(1) the police have a pre-arranged plan with the store;
(2) under the plan, the police will arrest anyone identified as a shoplifter by the store without independently evaluating the presence of probable cause.
See Hernandez v. Schwegmann Bros., 673 F.2d 771 (5th Cir.1982); White v. Scrivner, 594 F.2d 140 (5th Cir.1979).2 Insofar as Smith v. Brookshire Bros., 519 F.2d 93 (5th Cir.1975) and Duriso v. K-Mart, 559 F.2d 1274 (5th Cir.1977), suggest a broader rule of private liability under Sec. 1983, they have been substantially narrowed by the Fifth Circuit's subsequent statements in Schwegmann Bros. and Scrivner. The only other court of appeals decision to address this question, El Fundi v. Deroche, 625 F.2d 195, 196 (8th Cir.1980) (per curiam), held open the possibility of basing a claim for private Sec. 1983 liability on a simple allegation of "concert" with the police. The El Fundi Court, however, was substantially influenced by the fact that private security guards had detained and threatened the plaintiffs under the authority of a Minnesota statute permitting merchants to hold suspected shoplifters. Id.
In the case before us, the complaint and affidavits do not satisfy the above criteria for Sec. 1983 liability. The only allegation that colorably suggests an "understanding" or "plan" is the claim that Rayburn "ordered and commanded" the police officers to perform a strip search. Since police normally do not take orders from private citizens, this allegation could be construed to assert the existence of a plan whereby private store employees were substituted as commanding officers for policemen investigating shoplifting incidents. Such a construction, however, is not justified by the complaint or affidavits when they are read as a whole. Nowhere does Cruz assert that the police would not strip search him as part of a routine shoplifting investigation, with or without Rayburn's "order and command." Lacking such an assertion, Cruz' allegations depict only a police investigation that happens to follow the course suggested by comments from a complainant.
We are reinforced in this conclusion by the logic of a recent Supreme Court reformulation of Sec. 1983 liability, Lugar v. Edmondson Oil Co., 457 U.S. 922, 102 S.Ct. 2744, 73 L.Ed.2d 482 (1982), a decision not referred to by the district judge or by the parties on appeal. Lugar announces a two pronged test to determine when private action is "fairly attributable" to the state:
First, the deprivation must be caused by the exercise of some right or privilege created by the State or by a rule of conduct imposed by the State or by a person for whom the State is responsible.... Second, the party charged with the deprivation must be a person who may fairly be said to be a state actor. This may be because he is a state official, because he has acted together with or has obtained significant aid from state officials, or because his conduct is otherwise chargeable to the State. Without a limit such as this, private parties could face constitutional litigation whenever they seek to rely on some state rule governing their interactions with the community surrounding them.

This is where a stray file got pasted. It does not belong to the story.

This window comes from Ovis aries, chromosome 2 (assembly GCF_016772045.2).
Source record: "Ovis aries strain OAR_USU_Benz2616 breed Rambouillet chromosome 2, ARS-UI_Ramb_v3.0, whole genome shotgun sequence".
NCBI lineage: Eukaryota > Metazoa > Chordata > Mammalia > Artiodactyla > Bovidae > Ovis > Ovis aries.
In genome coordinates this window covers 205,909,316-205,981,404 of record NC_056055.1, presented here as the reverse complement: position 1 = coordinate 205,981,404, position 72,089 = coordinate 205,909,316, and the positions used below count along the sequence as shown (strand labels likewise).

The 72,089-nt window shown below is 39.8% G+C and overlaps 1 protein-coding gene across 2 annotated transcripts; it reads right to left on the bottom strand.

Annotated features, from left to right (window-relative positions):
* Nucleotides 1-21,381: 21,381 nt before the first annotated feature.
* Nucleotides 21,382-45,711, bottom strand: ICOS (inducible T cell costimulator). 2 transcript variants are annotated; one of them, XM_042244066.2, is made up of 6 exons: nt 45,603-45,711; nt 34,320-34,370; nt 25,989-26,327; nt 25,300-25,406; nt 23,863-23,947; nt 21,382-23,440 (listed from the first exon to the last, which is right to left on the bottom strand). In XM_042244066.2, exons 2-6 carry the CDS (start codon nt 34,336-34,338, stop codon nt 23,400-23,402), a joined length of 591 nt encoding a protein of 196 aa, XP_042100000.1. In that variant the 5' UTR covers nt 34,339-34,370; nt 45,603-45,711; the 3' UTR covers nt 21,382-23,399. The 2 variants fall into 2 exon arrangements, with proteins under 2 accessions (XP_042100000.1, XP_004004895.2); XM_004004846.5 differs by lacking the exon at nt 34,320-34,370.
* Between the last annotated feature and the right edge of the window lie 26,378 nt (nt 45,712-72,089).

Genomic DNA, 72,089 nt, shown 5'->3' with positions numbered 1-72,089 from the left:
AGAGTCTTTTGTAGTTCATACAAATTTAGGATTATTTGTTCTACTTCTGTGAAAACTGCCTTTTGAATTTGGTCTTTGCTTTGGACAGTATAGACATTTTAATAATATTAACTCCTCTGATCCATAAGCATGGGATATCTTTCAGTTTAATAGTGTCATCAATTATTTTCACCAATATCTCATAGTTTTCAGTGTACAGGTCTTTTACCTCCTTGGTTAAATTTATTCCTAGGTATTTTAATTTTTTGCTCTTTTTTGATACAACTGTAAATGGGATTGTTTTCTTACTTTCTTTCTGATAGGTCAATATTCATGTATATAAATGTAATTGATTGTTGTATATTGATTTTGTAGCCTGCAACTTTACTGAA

457 U.S. at 937, 102 S.Ct. at 2754.
In Cruz' case, the first prong is satisfied, since all the alleged deprivations of constitutional rights were committed by West Chester police officers exercising their investigative powers--"a person for whom the state is responsible." But the second prong of the Lugar test is not met. Although some language in Lugar suggests that a private party can be held liable under Sec. 1983 whenever he or she "invok[es] the aid of state officials to take advantage of state-created" legal procedures, see Lugar, supra, 457 U.S. at 942, 102 S.Ct. at 2756, the Lugar majority emphasized that its holding must be understood in the context of a particular legal mechanism--there, a prejudgment attachment--that authorizes "state officials [to] attach property on the ex parte application of one party to a private dispute". Id. at 942, 102 S.Ct. at 2757; see also id. at 939 n. 21, 102 S.Ct. at 2755 n. 21. By focussing on this attribute of the prejudgment attachment procedure, Lugar teaches that at least when the state creates a system permitting private parties to substitute their judgment for that of a state official or body, a private actor's mere invocation of state power renders that party's conduct actionable under Sec. 1983.
Thus the Lugar test for private liability under Sec. 1983 is wholly consistent with the analysis in the latest caselaw on suspected shoplifters. According to both, the critical issue before us today is whether the state, through its agents or laws, has established a formal procedure or working relationship that drapes private actors with the power of the state. In the present case, the absence of any allegation of an agreement subordinating the policemen's judgment to that of Rayburn and the A & P forecloses private liability under Sec. 1983.
The judgment of the district court is hereby affirmed, each side to bear its own costs.
Hon. Stanley S. Brotman, United States District Court for the District of New Jersey, sitting by designation
Because Cruz has been represented by counsel throughout these proceedings, we need not temper the Third Circuit's rule of factual specificity as we do with the pro se civil rights litigant. See Haines v. Kerner, 404 U.S. 519, 92 S.Ct. 594, 30 L.Ed.2d 652 (1972) (per curiam); Rotolo v. Borough of Charleroi, 532 F.2d 920, 922 (3d Cir.1976)
See also Gipson v. Supermarkets General Corp., 564 F.Supp. 50, 53-56 (D.N.J.1983); Newman v. Bloomingdale's, 543 F.Supp. 1029 (S.D.N.Y.1982); Davis v. Carson, Pirie, Scott & Co., 530 F.Supp. 799 (N.D.Ill.1982)